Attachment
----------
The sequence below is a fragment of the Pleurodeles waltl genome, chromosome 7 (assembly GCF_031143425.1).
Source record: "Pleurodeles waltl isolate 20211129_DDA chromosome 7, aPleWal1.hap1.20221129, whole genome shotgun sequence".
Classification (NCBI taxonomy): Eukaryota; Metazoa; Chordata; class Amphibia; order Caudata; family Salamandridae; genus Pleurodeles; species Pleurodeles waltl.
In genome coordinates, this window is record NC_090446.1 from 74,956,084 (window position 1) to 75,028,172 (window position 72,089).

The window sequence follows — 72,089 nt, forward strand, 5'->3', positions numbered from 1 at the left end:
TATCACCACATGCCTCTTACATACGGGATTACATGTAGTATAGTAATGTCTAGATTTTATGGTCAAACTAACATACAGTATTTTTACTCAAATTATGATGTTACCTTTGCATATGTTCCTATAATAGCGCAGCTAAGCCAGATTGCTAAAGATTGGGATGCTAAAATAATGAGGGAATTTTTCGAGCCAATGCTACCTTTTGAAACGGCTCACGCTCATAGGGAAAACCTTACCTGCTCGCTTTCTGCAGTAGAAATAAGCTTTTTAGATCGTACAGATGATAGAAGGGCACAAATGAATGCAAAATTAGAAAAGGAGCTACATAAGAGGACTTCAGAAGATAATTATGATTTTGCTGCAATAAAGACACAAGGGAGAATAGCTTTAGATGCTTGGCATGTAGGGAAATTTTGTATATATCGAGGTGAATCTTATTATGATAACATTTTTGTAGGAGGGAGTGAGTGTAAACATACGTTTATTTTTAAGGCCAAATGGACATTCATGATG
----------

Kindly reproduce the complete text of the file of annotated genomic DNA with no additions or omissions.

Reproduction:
The sequence below is a fragment of the Pleurodeles waltl genome, chromosome 7 (assembly GCF_031143425.1).
Source record: "Pleurodeles waltl isolate 20211129_DDA chromosome 7, aPleWal1.hap1.20221129, whole genome shotgun sequence".
Classification (NCBI taxonomy): Eukaryota; Metazoa; Chordata; class Amphibia; order Caudata; family Salamandridae; genus Pleurodeles; species Pleurodeles waltl.
In genome coordinates, this window is record NC_090446.1 from 74,956,084 (window position 1) to 75,028,172 (window position 72,089).

The window sequence follows — 72,089 nt, forward strand, 5'->3', positions numbered from 1 at the left end:
TATCACCACATGCCTCTTACATACGGGATTACATGTAGTATAGTAATGTCTAGATTTTATGGTCAAACTAACATACAGTATTTTTACTCAAATTATGATGTTACCTTTGCATATGTTCCTATAATAGCGCAGCTAAGCCAGATTGCTAAAGATTGGGATGCTAAAATAATGAGGGAATTTTTCGAGCCAATGCTACCTTTTGAAACGGCTCACGCTCATAGGGAAAACCTTACCTGCTCGCTTTCTGCAGTAGAAATAAGCTTTTTAGATCGTACAGATGATAGAAGGGCACAAATGAATGCAAAATTAGAAAAGGAGCTACATAAGAGGACTTCAGAAGATAATTATGATTTTGCTGCAATAAAGACACAAGGGAGAATAGCTTTAGATGCTTGGCATGTAGGGAAATTTTGTATATATCGAGGTGAATCTTATTATGATAACATTTTTGTAGGAGGGAGTGAGTGTAAACATACGTTTATTTTTAAGGCCAAATGGACATTCATGATG